Chrome 31 Now Available – Includes Web Payments, Portable Native Code and Plenty of Fixes

November 12, 2013 - Written By Alexander Maxham

This afternoon, Google released a new version of Google Chrome to the stable channel on Windows, Mac and Linux. This new version does bring a few new features, but more importantly, it brings a lot of bug and security fixes which are always important. You are able to update to Chrome 31 now using the browser’s built-in silent updater, or you can just download it directly from Simple as that.

This first new feature is a pretty cool one. It means that you can fill out online forms with even less effort. Web developers now have programmatic access to the browsers autocomplete information, by using a new function named requestAutocomplete(). Users will be able to pick an existing payment data set stored in the browser or enter new details through a browser-provided interface, which developers can continue with their existing payment processor. The web payments feature has been available on Android for a little bit now, and is coming to Windows, Chrome OS and Mac in a future release. Google hasn’t said exactly when the Mac version will get it though. I’d expect it to be very soon so it stays on par with the Windows, Chrome OS and Linux versions of the browser.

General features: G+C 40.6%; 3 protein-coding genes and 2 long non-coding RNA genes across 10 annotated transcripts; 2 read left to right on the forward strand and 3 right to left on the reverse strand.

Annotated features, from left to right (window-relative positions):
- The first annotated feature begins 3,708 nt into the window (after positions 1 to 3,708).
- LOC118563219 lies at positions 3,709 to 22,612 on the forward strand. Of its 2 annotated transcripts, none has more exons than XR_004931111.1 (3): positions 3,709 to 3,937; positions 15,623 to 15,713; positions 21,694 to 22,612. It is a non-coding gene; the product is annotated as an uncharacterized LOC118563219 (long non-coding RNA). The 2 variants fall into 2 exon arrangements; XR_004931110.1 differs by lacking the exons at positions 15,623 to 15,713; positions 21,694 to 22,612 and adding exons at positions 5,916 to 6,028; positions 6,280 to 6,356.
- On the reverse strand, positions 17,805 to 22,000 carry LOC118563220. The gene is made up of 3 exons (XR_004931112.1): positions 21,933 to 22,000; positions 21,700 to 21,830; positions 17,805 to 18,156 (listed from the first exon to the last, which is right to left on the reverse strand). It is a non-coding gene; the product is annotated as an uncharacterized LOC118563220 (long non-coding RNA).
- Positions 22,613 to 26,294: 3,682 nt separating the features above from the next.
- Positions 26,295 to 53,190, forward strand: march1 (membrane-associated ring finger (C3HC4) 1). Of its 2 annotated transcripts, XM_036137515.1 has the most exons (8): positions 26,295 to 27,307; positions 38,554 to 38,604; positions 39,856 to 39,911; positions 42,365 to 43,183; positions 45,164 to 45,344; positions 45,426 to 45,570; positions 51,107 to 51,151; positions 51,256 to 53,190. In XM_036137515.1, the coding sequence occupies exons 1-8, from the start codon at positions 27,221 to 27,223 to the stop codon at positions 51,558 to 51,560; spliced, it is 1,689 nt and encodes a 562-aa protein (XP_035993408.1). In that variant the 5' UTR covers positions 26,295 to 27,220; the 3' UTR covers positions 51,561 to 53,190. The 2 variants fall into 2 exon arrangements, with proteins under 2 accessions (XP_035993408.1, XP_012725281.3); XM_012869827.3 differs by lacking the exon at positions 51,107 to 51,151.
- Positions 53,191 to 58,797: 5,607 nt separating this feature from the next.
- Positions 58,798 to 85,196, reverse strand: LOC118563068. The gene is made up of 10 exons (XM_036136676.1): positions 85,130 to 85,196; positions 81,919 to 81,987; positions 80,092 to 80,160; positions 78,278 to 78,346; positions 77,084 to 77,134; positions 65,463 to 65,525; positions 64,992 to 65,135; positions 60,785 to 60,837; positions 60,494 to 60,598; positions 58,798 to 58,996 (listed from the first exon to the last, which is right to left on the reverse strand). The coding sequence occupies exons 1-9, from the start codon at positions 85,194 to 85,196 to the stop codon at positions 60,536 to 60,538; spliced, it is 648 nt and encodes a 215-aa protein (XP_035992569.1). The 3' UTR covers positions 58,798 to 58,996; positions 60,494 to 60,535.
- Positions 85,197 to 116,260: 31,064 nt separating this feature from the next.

There’s also another new feature in Chrome 31 which Google is using to push performance of apps even further with the Portable Native Client (PNaCI).


Additionally, Chrome 31 for Android is hitting Google Play soon and has gained application shortcuts.It basically allows you to go to ahead and website shortcuts to your home screen that will open in a normal Chrome Android window. So nothing too exciting in the Android version, but still nice to see it’s there.

Now the bug and security fixes, there’s over 25 of them fixed in this update, which Google Chose to highlight a few of them:

  • [$500][268565] Medium CVE-2013-6621: Use after free related to speech input elements. Credit to Khalil Zhani.
  • [$2000][272786] High CVE-2013-6622: Use after free related to media elements. Credit to cloudfuzzer.
  • [$500][282925] High CVE-2013-6623: Out of bounds read in SVG. Credit to miaubiz.
  • [$1000][290566] High CVE-2013-6624: Use after free related to “id” attribute strings. Credit to Jon Butler.
  • [$2000][295010] High CVE-2013-6625: Use after free in DOM ranges. Credit to cloudfuzzer.
  • [295695] Low CVE-2013-6626: Address bar spoofing related to interstitial warnings. Credit to Chamal de Silva.
  • [$4000][299892] High CVE-2013-6627: Out of bounds read in HTTP parsing. Credit to skylined.
  • [$1000][306959] Medium CVE-2013-6628: Issue with certificates not being checked during TLS renegotiation. Credit to Antoine Delignat-Lavaud and Karthikeyan Bhargavan from Prosecco of INRIA Paris.
  • [315823] Medium-Critical CVE-2013-2931: Various fixes from internal audits, fuzzing and other initiatives.
  • [258723] Medium CVE-2013-6629: Read of uninitialized memory in libjpeg and libjpeg-turbo. Credit to Michal Zalewski of Google.
  • [299835] Medium CVE-2013-6630: Read of uninitialized memory in libjpeg-turbo. Credit to Michal Zalewski of Google.
  • [296804] High CVE-2013-6631: Use after free in libjingle. Credit to Patrik H¶glund of the Chromium project.

As always with security releases, make sure you update to the latest version of Chrome as soon as possible.